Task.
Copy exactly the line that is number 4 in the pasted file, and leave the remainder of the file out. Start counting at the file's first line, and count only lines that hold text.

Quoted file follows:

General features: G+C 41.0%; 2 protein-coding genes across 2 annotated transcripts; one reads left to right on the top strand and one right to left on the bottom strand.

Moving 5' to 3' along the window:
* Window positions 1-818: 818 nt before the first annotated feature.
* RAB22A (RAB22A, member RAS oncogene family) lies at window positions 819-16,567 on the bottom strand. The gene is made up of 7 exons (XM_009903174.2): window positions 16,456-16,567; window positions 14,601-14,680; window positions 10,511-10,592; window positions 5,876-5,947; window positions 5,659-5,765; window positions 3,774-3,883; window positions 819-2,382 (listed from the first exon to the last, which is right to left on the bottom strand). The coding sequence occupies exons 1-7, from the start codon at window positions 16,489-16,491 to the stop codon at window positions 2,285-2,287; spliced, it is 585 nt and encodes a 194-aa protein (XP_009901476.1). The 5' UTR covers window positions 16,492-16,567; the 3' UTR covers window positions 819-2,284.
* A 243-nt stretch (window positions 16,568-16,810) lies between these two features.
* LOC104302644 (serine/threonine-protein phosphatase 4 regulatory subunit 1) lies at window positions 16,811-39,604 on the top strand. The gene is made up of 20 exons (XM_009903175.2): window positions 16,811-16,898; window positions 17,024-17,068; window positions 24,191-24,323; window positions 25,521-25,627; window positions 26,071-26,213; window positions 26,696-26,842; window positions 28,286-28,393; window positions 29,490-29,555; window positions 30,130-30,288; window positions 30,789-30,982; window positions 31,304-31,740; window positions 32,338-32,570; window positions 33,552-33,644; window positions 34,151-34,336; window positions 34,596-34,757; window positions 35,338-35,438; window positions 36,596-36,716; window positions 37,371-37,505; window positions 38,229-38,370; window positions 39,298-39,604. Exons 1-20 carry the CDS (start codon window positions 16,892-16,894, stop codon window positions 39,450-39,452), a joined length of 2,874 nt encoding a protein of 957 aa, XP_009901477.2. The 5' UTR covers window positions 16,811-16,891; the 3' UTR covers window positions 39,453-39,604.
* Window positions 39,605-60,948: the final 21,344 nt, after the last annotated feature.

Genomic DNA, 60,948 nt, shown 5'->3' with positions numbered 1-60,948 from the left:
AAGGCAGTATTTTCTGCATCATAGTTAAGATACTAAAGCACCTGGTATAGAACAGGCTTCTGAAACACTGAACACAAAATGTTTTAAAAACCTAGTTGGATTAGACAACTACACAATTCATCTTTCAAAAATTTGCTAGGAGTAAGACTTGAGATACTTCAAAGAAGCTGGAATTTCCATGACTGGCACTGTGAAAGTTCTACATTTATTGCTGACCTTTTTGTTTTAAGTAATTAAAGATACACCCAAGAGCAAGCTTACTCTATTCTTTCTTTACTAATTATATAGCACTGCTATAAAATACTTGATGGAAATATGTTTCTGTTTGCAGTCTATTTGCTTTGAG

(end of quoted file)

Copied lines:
* RAB22A (RAB22A, member RAS oncogene family) lies at window positions 819-16,567 on the bottom strand. The gene is made up of 7 exons (XM_009903174.2): window positions 16,456-16,567; window positions 14,601-14,680; window positions 10,511-10,592; window positions 5,876-5,947; window positions 5,659-5,765; window positions 3,774-3,883; window positions 819-2,382 (listed from the first exon to the last, which is right to left on the bottom strand). The coding sequence occupies exons 1-7, from the start codon at window positions 16,489-16,491 to the stop codon at window positions 2,285-2,287; spliced, it is 585 nt and encodes a 194-aa protein (XP_009901476.1). The 5' UTR covers window positions 16,492-16,567; the 3' UTR covers window positions 819-2,284.